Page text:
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English Relationship with the Natives

  • Date Submitted: 04/14/2010 08:01 AM
  • Flesch-Kincaid Score: 46.7 
  • Words: 307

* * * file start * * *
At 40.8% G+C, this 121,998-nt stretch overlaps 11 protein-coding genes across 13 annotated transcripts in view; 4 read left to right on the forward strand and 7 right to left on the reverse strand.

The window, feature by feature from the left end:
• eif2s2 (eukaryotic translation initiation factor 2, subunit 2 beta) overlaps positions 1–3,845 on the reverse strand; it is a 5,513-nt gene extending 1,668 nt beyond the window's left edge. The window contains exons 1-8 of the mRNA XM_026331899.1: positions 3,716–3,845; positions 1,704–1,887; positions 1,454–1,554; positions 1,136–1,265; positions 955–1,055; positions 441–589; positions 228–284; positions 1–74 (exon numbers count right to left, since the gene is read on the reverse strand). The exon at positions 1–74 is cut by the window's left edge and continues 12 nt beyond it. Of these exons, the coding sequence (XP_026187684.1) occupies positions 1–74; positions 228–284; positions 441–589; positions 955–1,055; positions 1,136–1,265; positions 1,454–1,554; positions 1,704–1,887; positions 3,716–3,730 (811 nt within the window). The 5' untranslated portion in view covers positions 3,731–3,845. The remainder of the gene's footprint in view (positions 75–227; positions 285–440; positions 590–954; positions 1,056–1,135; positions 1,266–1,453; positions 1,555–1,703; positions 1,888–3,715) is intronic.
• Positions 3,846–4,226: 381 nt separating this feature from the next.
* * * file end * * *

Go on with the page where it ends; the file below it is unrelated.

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Now was the time that the Indians felt the call to renew their own religion and devotion to the gods, and in 1680, the Pueblos rose up to stamp out the Spanish. Consequently, the Pueblos were successful in driving out the Spanish, and as they were exhausted from waging war, they did not initiate any more uprisings against Spanish rule. When Indian revolt and rebellion plagued both settlements, the two groups reacted in very different manners. Early Massachusetts Bay settler, William Wood, went on to find fault with various aspects of the Indian routine, including treatment of Indian women in society. Within weeks, the natives eliminated hundreds of Spanish from New Mexico and desecrated Spanish buildings, fields, and most importantly, churches and sacred objects. The English made no endeavor to re-establish relations between the two groups, and as the Narragansetts would see, all the astonishing opportunities and accomplishments offered by the English settlements proved to be a catastrophe. They both took advantage of the Indians, preying on their every whim. After a futile attempt at reconstructing English and Narragansett ties, Miantomi called for unification among Indians against the English. This paved the way for an upcoming era of peace and unity between Pueblos and the Spanish settlers. They played upon the beliefs of the Indians that the Spanish were gods. However, the English reacted no differently to the outlandishly different lifestyle of the natives. Whereas land and settlement was the foremost important initiative on English minds, religion and power claimed the thoughts of the Spanish. As the new political allies to the English, the Narragansetts found themselves siding with the colonists in a war against the Pequots. As several epidemics brought on by the English swept the coast of New England, the Indian population diminished and sent survivors trailing east.

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